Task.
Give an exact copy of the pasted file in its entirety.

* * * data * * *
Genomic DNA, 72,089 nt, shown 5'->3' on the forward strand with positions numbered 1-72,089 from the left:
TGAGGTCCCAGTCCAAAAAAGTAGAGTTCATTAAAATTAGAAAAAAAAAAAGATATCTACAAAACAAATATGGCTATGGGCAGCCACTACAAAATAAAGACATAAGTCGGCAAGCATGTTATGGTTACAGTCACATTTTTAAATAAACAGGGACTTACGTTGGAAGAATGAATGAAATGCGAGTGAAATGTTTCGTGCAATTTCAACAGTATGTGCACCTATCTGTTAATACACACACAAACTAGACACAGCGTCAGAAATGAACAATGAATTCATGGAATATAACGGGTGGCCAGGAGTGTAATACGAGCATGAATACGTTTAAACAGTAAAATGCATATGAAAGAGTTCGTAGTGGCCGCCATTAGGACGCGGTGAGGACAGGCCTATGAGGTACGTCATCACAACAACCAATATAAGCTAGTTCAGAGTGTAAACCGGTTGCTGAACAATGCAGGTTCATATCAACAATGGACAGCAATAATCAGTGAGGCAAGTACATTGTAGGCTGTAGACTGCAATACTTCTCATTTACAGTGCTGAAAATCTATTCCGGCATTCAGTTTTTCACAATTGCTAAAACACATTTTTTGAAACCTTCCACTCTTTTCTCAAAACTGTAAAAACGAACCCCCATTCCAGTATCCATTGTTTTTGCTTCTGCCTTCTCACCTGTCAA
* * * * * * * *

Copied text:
Genomic DNA, 72,089 nt, shown 5'->3' on the forward strand with positions numbered 1-72,089 from the left:
TGAGGTCCCAGTCCAAAAAAGTAGAGTTCATTAAAATTAGAAAAAAAAAAAGATATCTACAAAACAAATATGGCTATGGGCAGCCACTACAAAATAAAGACATAAGTCGGCAAGCATGTTATGGTTACAGTCACATTTTTAAATAAACAGGGACTTACGTTGGAAGAATGAATGAAATGCGAGTGAAATGTTTCGTGCAATTTCAACAGTATGTGCACCTATCTGTTAATACACACACAAACTAGACACAGCGTCAGAAATGAACAATGAATTCATGGAATATAACGGGTGGCCAGGAGTGTAATACGAGCATGAATACGTTTAAACAGTAAAATGCATATGAAAGAGTTCGTAGTGGCCGCCATTAGGACGCGGTGAGGACAGGCCTATGAGGTACGTCATCACAACAACCAATATAAGCTAGTTCAGAGTGTAAACCGGTTGCTGAACAATGCAGGTTCATATCAACAATGGACAGCAATAATCAGTGAGGCAAGTACATTGTAGGCTGTAGACTGCAATACTTCTCATTTACAGTGCTGAAAATCTATTCCGGCATTCAGTTTTTCACAATTGCTAAAACACATTTTTTGAAACCTTCCACTCTTTTCTCAAAACTGTAAAAACGAACCCCCATTCCAGTATCCATTGTTTTTGCTTCTGCCTTCTCACCTGTCAA